Information Overload

Investing has been front and center this past month with the ongoing Reddit/GameStop/Robinhood saga all over the news:


In a Yahoo Finance poll, 28% of investors polled admitted to buying one of the stocks in the news—AMC was the most purchased stock, with 10% of polled investors buying shares in January:


You even have Shark Tank’s Mr. Wonderful himself, Kevin O’Leary, jumping into picking investments based on Reddit’s WallStreetBets.


While we are certainly happy to see Americans excited about investing, it makes us very sad to see a large majority of American investors acting on stock tips from “Roaring Kitty”.

Visual Capitalist had an interesting infographic on how people make investment decisions:


Thankfully, investment advisors are hanging pretty steady at 57%, but the percentage of investors who use the internet to make investment decisions has tripled over the past 20 years.

While the internet does have vast amounts of useful and productive investment information, it can also be a giant wasteland of random, bizarre, or incorrect information.  In a survey by Brunswick, search engines provide the majority of investment information to investors, but some of the information sources are a bit shocking (WeChat?  Wikipedia? Eek.)

At Meridian, we use internet research to form our investment decisions too…but we start from a base of Nobel prize winning research…starting with concepts like:


  1. Eugene Fama’s efficient market hypothesis
  2. Harry Markowitz and William Sharpe’s modern portfolio theory
  3. Robert Shiller’s forecasting models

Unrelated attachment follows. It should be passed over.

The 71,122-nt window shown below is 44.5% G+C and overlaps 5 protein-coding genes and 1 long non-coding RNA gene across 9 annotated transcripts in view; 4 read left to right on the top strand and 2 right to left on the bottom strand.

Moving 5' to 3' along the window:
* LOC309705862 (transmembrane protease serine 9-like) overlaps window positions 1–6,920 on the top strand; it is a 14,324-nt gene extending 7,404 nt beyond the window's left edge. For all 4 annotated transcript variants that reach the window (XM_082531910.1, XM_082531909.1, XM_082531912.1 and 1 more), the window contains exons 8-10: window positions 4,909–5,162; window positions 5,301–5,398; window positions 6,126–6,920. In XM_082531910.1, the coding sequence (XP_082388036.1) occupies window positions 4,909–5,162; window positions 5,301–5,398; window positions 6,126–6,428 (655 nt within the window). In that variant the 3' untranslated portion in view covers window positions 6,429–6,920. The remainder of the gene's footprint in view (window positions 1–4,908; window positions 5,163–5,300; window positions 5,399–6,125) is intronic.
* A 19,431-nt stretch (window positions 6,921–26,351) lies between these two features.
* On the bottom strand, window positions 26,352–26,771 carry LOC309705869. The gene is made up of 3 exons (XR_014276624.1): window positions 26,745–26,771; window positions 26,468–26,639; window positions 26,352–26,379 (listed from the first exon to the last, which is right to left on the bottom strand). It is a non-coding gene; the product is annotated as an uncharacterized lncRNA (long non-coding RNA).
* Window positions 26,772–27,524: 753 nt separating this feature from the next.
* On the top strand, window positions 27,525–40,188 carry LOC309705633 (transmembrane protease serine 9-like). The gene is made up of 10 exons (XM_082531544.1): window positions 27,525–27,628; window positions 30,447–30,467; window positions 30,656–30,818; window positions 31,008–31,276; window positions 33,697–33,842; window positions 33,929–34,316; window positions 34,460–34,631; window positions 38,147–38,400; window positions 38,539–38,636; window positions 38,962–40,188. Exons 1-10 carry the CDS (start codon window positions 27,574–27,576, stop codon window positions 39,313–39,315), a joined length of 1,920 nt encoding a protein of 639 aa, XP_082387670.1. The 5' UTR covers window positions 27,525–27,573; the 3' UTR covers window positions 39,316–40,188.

4. Richard Thaler’s behavioral economics
  5. Daniel Kahneman’s prospect theory


From there, we use industry research that stretches across many historical market periods, to help us develop portfolios that we think are rational, but that will also hold up well during irrational periods.  We incorporate correlation research and long term risk/reward attributes to build diversified portfolios, similar to this one:



And while diversification means a portfolio will never be at the top of the performance list, it also guarantees that a portfolio will never be the biggest loser.  Historically, taking on less risk of catastrophic loss has allowed diversified portfolios to lose less in down markets, recover sooner, and end up in a similar place as riskier investments:

So, while the internet is certainly a wonderful place to learn about investing, having a professional help you navigate the vast landscape of information can be valuable too!

The Yakel household’s resident stock picker

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